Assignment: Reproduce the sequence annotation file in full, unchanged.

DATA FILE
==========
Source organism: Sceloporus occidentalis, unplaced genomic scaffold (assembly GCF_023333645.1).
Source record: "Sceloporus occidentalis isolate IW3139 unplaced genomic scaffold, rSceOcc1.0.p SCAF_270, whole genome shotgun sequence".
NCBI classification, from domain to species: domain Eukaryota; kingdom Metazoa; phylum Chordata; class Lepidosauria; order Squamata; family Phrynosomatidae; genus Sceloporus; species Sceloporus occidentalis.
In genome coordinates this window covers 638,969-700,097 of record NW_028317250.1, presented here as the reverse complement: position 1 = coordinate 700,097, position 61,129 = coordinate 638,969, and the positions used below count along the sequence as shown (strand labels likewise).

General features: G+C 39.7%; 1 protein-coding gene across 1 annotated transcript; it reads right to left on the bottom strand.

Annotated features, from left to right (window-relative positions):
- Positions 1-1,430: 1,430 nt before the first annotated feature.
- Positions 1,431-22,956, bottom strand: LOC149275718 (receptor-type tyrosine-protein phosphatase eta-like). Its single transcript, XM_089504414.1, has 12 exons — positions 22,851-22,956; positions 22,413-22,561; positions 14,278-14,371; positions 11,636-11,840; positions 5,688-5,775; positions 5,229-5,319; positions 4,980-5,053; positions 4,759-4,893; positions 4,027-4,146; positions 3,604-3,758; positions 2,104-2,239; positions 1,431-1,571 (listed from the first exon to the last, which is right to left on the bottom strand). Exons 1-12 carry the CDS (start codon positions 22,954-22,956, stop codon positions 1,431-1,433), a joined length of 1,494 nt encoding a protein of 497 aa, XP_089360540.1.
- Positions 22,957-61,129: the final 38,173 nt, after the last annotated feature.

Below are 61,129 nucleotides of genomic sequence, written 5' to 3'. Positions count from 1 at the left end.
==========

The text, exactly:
Source organism: Sceloporus occidentalis, unplaced genomic scaffold (assembly GCF_023333645.1).
Source record: "Sceloporus occidentalis isolate IW3139 unplaced genomic scaffold, rSceOcc1.0.p SCAF_270, whole genome shotgun sequence".
NCBI classification, from domain to species: domain Eukaryota; kingdom Metazoa; phylum Chordata; class Lepidosauria; order Squamata; family Phrynosomatidae; genus Sceloporus; species Sceloporus occidentalis.
In genome coordinates this window covers 638,969-700,097 of record NW_028317250.1, presented here as the reverse complement: position 1 = coordinate 700,097, position 61,129 = coordinate 638,969, and the positions used below count along the sequence as shown (strand labels likewise).

General features: G+C 39.7%; 1 protein-coding gene across 1 annotated transcript; it reads right to left on the bottom strand.

Annotated features, from left to right (window-relative positions):
- Positions 1-1,430: 1,430 nt before the first annotated feature.
- Positions 1,431-22,956, bottom strand: LOC149275718 (receptor-type tyrosine-protein phosphatase eta-like). Its single transcript, XM_089504414.1, has 12 exons — positions 22,851-22,956; positions 22,413-22,561; positions 14,278-14,371; positions 11,636-11,840; positions 5,688-5,775; positions 5,229-5,319; positions 4,980-5,053; positions 4,759-4,893; positions 4,027-4,146; positions 3,604-3,758; positions 2,104-2,239; positions 1,431-1,571 (listed from the first exon to the last, which is right to left on the bottom strand). Exons 1-12 carry the CDS (start codon positions 22,954-22,956, stop codon positions 1,431-1,433), a joined length of 1,494 nt encoding a protein of 497 aa, XP_089360540.1.
- Positions 22,957-61,129: the final 38,173 nt, after the last annotated feature.

Below are 61,129 nucleotides of genomic sequence, written 5' to 3'. Positions count from 1 at the left end.